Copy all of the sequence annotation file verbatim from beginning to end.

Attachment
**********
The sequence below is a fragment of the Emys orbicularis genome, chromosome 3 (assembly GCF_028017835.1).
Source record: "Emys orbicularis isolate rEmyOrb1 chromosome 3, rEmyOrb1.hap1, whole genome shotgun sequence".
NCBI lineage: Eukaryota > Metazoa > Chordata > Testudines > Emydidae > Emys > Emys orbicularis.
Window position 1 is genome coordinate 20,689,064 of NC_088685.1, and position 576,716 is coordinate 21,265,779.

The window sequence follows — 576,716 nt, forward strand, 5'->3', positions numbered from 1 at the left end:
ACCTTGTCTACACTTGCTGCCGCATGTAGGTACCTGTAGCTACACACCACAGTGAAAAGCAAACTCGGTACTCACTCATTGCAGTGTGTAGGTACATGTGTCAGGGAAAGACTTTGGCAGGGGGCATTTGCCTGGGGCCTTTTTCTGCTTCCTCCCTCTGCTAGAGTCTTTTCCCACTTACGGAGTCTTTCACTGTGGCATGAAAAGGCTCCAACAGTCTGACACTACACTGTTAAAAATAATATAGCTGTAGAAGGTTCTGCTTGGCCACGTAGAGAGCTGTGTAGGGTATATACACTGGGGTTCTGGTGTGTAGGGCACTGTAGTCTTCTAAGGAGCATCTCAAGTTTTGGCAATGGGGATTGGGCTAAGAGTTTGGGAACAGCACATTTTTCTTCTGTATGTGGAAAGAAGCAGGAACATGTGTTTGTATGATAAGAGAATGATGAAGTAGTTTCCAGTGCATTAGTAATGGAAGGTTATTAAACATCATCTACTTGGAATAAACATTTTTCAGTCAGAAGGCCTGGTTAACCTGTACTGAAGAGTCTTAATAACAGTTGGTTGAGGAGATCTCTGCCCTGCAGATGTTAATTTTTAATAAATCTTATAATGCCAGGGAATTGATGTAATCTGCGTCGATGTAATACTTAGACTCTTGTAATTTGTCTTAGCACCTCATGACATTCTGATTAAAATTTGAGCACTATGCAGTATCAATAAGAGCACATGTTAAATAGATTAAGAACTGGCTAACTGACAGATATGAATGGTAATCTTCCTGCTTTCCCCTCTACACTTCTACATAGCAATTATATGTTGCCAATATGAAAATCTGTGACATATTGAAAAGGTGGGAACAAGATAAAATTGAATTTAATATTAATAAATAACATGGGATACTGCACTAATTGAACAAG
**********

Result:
The sequence below is a fragment of the Emys orbicularis genome, chromosome 3 (assembly GCF_028017835.1).
Source record: "Emys orbicularis isolate rEmyOrb1 chromosome 3, rEmyOrb1.hap1, whole genome shotgun sequence".
NCBI lineage: Eukaryota > Metazoa > Chordata > Testudines > Emydidae > Emys > Emys orbicularis.
Window position 1 is genome coordinate 20,689,064 of NC_088685.1, and position 576,716 is coordinate 21,265,779.

The window sequence follows — 576,716 nt, forward strand, 5'->3', positions numbered from 1 at the left end:
ACCTTGTCTACACTTGCTGCCGCATGTAGGTACCTGTAGCTACACACCACAGTGAAAAGCAAACTCGGTACTCACTCATTGCAGTGTGTAGGTACATGTGTCAGGGAAAGACTTTGGCAGGGGGCATTTGCCTGGGGCCTTTTTCTGCTTCCTCCCTCTGCTAGAGTCTTTTCCCACTTACGGAGTCTTTCACTGTGGCATGAAAAGGCTCCAACAGTCTGACACTACACTGTTAAAAATAATATAGCTGTAGAAGGTTCTGCTTGGCCACGTAGAGAGCTGTGTAGGGTATATACACTGGGGTTCTGGTGTGTAGGGCACTGTAGTCTTCTAAGGAGCATCTCAAGTTTTGGCAATGGGGATTGGGCTAAGAGTTTGGGAACAGCACATTTTTCTTCTGTATGTGGAAAGAAGCAGGAACATGTGTTTGTATGATAAGAGAATGATGAAGTAGTTTCCAGTGCATTAGTAATGGAAGGTTATTAAACATCATCTACTTGGAATAAACATTTTTCAGTCAGAAGGCCTGGTTAACCTGTACTGAAGAGTCTTAATAACAGTTGGTTGAGGAGATCTCTGCCCTGCAGATGTTAATTTTTAATAAATCTTATAATGCCAGGGAATTGATGTAATCTGCGTCGATGTAATACTTAGACTCTTGTAATTTGTCTTAGCACCTCATGACATTCTGATTAAAATTTGAGCACTATGCAGTATCAATAAGAGCACATGTTAAATAGATTAAGAACTGGCTAACTGACAGATATGAATGGTAATCTTCCTGCTTTCCCCTCTACACTTCTACATAGCAATTATATGTTGCCAATATGAAAATCTGTGACATATTGAAAAGGTGGGAACAAGATAAAATTGAATTTAATATTAATAAATAACATGGGATACTGCACTAATTGAACAAG